This article was originally published on March 23, 2020, by Matt Clifford on Sifted.eu. The article has been replicated on Innoget's Innovation Blog by Innoget's Editorial Staff for information purposes.
Most of us in the startup community pride ourselves on knowing something about exponential growth. Even so, it’s been hard to take in how quickly coronavirus has changed the landscape in the last couple of weeks. Unfortunately, some investors are using the global crisis to engage in bad behaviour. It’s unethical, short sighted and counterproductive — even if you believe we’re living in a new world.
During venture’s 12-year-long bull market, venture capital firms strove to out-compete each other on founder friendliness. It undoubtedly led to some questionable excesses — with WeWork’s extraordinary (lack of) governance structure in retrospect marking the top of the market — but was great for entrepreneurs.
Now that times look harder, we’re about to learn which companies are truly built on founder friendliness — and those for which it was just a convenient marketing message.
Pulling term sheets
I’ve seen more bad investor behaviour in the last 10 days than I have in the previous eight years of running Entrepreneur First. Signed term sheets are usually sacrosanct in venture, but this week we’ve seen companies try to halve valuations on the day of completion or even try to ghost founders completely, as though the deal had never existed.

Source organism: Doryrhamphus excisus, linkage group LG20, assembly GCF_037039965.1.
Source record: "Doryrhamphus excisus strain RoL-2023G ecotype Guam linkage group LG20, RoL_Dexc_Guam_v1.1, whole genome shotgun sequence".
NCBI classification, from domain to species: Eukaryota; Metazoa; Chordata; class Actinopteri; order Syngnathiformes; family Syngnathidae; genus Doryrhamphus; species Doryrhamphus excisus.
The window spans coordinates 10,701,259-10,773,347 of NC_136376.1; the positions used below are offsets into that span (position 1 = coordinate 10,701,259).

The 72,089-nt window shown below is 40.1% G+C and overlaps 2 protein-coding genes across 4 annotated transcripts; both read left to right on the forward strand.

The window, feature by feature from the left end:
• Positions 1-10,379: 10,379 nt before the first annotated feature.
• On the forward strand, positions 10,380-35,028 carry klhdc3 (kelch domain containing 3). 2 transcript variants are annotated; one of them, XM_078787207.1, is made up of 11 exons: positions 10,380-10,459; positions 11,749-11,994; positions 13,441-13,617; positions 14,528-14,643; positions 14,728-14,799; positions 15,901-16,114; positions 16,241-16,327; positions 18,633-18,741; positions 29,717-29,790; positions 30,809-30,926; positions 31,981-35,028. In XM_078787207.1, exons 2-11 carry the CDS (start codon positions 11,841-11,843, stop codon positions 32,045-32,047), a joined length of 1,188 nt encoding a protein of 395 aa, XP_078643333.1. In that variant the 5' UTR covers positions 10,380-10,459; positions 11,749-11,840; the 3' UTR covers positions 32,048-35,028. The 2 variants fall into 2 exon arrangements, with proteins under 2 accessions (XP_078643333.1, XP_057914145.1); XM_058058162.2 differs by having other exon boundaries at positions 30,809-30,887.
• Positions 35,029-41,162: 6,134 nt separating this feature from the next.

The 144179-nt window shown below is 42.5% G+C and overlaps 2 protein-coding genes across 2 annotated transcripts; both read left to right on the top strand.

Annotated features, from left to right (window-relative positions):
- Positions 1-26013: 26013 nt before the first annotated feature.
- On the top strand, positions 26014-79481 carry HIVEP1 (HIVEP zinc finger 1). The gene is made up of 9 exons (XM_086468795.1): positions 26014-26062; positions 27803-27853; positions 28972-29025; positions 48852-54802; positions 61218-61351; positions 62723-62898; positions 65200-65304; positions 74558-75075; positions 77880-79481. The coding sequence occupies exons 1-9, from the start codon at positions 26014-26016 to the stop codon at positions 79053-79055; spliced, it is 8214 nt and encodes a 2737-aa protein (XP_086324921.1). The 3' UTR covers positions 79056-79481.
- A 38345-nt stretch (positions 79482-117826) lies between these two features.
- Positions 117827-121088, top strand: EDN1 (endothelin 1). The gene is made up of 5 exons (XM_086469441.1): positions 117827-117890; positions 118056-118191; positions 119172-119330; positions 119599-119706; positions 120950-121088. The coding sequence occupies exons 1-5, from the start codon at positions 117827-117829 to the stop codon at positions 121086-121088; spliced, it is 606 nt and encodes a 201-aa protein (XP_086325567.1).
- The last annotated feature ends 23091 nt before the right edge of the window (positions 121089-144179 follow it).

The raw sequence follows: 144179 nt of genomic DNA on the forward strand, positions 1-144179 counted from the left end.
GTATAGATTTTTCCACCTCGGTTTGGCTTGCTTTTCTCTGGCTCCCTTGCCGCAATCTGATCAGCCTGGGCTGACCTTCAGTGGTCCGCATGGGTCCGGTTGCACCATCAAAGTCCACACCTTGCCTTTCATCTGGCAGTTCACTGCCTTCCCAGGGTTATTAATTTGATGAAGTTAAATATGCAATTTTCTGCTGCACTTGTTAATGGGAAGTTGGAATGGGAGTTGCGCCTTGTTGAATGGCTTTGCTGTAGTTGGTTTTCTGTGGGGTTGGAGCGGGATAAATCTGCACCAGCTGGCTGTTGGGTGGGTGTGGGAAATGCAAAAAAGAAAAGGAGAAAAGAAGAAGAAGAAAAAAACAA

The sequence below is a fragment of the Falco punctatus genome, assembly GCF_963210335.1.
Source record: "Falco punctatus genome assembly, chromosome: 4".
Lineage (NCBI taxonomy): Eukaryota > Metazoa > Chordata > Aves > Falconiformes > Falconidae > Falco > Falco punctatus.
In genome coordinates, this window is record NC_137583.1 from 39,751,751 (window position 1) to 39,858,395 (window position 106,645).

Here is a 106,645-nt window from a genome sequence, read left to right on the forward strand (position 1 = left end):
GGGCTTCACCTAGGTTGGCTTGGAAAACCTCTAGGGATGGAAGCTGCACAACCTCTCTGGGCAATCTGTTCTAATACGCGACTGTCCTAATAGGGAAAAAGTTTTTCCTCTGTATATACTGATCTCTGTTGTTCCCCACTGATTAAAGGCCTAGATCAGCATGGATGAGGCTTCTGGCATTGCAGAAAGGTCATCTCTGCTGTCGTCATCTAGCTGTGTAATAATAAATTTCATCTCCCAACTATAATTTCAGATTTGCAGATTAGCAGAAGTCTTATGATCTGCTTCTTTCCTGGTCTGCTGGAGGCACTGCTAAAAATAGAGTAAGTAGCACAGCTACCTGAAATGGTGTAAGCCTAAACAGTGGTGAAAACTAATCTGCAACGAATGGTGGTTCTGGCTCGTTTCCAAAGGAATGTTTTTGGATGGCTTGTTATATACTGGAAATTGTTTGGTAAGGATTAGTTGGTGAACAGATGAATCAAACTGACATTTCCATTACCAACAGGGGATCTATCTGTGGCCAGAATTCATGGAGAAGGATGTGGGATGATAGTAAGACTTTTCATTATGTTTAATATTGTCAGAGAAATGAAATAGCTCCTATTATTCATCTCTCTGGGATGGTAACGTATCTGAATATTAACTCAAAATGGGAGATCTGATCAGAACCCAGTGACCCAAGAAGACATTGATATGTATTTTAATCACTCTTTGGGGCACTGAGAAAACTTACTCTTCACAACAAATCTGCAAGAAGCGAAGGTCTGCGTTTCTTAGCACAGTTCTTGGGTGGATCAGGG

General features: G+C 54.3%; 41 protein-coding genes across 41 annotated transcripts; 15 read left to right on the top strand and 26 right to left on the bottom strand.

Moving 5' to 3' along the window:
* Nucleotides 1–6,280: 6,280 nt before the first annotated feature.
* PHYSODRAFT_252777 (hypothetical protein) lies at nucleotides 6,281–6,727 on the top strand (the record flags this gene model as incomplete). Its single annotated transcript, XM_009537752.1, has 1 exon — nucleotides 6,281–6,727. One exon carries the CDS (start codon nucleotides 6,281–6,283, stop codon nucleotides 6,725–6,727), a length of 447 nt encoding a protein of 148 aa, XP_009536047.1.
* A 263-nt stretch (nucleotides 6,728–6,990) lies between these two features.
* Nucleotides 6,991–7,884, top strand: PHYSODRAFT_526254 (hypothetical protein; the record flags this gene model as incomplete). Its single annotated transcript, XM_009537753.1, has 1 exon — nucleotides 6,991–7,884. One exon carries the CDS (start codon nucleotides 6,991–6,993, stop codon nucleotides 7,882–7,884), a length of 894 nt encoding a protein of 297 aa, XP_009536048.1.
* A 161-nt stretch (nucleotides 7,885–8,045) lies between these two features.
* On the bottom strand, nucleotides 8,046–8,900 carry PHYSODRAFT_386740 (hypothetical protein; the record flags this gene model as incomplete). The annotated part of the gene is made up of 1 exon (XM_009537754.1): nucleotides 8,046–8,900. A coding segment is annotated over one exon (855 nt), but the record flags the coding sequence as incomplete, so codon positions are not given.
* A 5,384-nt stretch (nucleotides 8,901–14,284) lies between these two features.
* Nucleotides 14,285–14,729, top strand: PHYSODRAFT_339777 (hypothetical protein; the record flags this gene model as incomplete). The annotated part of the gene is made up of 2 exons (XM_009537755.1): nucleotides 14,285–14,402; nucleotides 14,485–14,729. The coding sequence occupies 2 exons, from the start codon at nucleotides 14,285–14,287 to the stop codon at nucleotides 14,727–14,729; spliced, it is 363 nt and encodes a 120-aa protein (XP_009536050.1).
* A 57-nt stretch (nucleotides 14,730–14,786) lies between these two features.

Their motivations aren’t hard to understand. People are panicked; the public markets are in chaos. No one wants to fund a company with no future or to overpay for a startup with a bleaker path ahead. Venture capitalists have their own investors — limited partners (LPs) — and some of them will be putting pressure on VCs to pull back.
Going forward, that’s fine. Like most VCs, I believe in markets. If the supply of capital drops, valuations can and should fall. Entrepreneurs need to be ready for a new normal. The egregious cases, though, are when VCs try to retrofit that new normal and renege on offers they’ve signed.
It’s particularly unethical because of the enormous power disparity between VCs and founders towards the end of a fundraising journey. Most startups start to raise new money when they have around a few months of runway left. By the time they’ve gone through multiple rounds of meetings with investors, signed a term sheet and gone through due diligence, time is running out. So for a VC to pull a term sheet — or say they’ll proceed only on wildly different terms — when their process has run down the clock and depleted the startup’s cash reserves is particularly brutal.
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